We are all on our way or passing through, children who have grown up, travelers of life or of the vast world. The path we take every day, materially or spiritually, is not always obvious. Sometimes we have doubts, we get lost, we forget our goals or we face bigger obstacles than expected. In such moments, when our journey as human beings becomes more difficult, we would love to meet a guide capable of understanding and assisting us.
In Japan, this guide does exist and is called Jizo Bosatsu
In the Buddhist religion, he has the status of Bodhisattva, who, like Buddha, has attained enlightenment, but has chosen to renounce entering nirvana to save mankind and bring it to Enlightenment. It is even said that Jizō vowed to enter nirvana only when the underworld had been emptied!
He is therefore the most altruistic, tender and compassionate deity that one can meet. Materialized in the form of a stone statuette representing a small chubby and friendly monk, he is often dressed in a cap and a red bib. It is impossible not to notice him.
As this spiritual guide is responsible for helping people find their way, and he devotes himself especially to the weakest and most destitute. That is why, quite naturally, he became the protector of children whom he assists during their life as well as at their death. In this role, he has a very precise responsibility to help their souls leave limbo in order to pass into the alter world.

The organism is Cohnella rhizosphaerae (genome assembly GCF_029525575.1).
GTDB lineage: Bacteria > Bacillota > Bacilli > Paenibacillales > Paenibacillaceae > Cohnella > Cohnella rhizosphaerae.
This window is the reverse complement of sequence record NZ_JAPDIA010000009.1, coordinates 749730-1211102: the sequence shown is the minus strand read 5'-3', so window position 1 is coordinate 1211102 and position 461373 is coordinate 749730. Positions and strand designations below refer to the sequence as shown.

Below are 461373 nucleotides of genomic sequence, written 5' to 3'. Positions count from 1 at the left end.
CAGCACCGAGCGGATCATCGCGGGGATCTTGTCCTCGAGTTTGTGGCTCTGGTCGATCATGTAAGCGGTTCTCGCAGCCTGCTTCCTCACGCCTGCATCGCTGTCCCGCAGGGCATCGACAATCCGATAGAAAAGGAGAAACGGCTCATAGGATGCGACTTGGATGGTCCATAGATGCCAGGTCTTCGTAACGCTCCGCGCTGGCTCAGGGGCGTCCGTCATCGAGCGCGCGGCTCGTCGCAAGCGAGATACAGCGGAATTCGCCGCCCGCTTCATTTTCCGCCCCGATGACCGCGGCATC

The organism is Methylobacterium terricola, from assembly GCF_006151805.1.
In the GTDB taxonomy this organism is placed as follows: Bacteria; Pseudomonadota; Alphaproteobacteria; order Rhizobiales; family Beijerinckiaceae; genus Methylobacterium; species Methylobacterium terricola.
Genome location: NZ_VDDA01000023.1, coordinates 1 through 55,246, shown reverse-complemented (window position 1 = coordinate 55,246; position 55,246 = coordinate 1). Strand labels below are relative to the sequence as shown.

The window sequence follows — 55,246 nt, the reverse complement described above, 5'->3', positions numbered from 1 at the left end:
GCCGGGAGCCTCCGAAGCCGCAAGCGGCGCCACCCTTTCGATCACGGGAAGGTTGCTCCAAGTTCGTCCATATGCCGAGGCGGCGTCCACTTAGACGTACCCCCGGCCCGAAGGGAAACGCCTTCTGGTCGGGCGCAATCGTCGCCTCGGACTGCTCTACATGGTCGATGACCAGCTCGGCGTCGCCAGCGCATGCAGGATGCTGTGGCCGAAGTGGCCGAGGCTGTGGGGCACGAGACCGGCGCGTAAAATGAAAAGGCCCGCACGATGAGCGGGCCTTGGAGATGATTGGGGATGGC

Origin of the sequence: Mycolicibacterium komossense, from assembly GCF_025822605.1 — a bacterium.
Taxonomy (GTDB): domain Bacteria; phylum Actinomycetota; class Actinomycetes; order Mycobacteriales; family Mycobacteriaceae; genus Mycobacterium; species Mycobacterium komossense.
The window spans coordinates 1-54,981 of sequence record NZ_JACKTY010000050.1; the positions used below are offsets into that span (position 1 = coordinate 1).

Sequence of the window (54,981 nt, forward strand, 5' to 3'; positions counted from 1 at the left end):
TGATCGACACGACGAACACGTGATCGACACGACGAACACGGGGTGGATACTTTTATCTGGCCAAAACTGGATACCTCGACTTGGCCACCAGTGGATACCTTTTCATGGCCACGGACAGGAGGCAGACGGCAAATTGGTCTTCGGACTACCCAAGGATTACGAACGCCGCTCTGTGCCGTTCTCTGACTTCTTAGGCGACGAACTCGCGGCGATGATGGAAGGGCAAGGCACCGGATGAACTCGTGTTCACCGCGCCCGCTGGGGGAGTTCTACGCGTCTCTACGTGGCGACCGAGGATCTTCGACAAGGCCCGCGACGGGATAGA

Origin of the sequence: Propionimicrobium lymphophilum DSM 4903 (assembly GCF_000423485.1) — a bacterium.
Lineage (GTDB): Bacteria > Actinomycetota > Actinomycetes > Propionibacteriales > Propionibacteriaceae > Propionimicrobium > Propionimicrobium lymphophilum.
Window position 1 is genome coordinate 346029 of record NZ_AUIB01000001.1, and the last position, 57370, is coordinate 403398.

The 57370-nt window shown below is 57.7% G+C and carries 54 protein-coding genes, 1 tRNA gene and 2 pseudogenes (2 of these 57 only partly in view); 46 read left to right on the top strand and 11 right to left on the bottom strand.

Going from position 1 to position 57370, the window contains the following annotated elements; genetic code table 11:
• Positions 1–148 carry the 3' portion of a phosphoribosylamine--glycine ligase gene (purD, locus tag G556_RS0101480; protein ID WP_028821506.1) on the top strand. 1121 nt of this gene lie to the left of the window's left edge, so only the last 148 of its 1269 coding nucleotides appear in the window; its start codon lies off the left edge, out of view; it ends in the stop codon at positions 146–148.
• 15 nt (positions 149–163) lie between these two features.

Fortunately, he also protects children in their daily life for all their small evils and sorrows. If the clothes for the statuettes are of red color it is because this one is associated with Purity, thus childhood, and has also the power to chase away demons.
Furthermore, he has the role of “assistance to a person in danger” making Jizo the protector of travelers who may get lost, have bad encounters or worse, be attacked. He is there to watch over them and the chance encounter of meeting him on the road, in the most unexpected places, but especially at a crossroads, is always reassuring. He also guides people between the real and spiritual worlds and is positioned at the entrance to temples.
Finally, Jizo is the guardian of the deceased whose graves have been neglected by their families. In order for these lost souls to reach paradise, the Jizos are then placed in groups to symbolize the prayers and support of loved ones, escorting them on their journey to the afterlife.
This Bodhisattva is a major deity in Japan. Firstly, because he is friendly, peaceful and accessible to everyone, secondly because his mission prevents people from feeling abandoned and finally because he symbolizes transformation and happy rebirth.
When we meet for the first time these small stone men, we are a little bit puzzled, even disturbed by their red baby clothes. They are like strange figures difficult to integrate in our western culture. Then, when we know their role, we say to ourselves that finally, we would like to snuggle with these friendly Jizos so that they guide us too, travelers of another country, in transit between two worlds, eternal children on the road of the life.
Text from Claudia Gillet-Meyer and photos from Régis Meyer.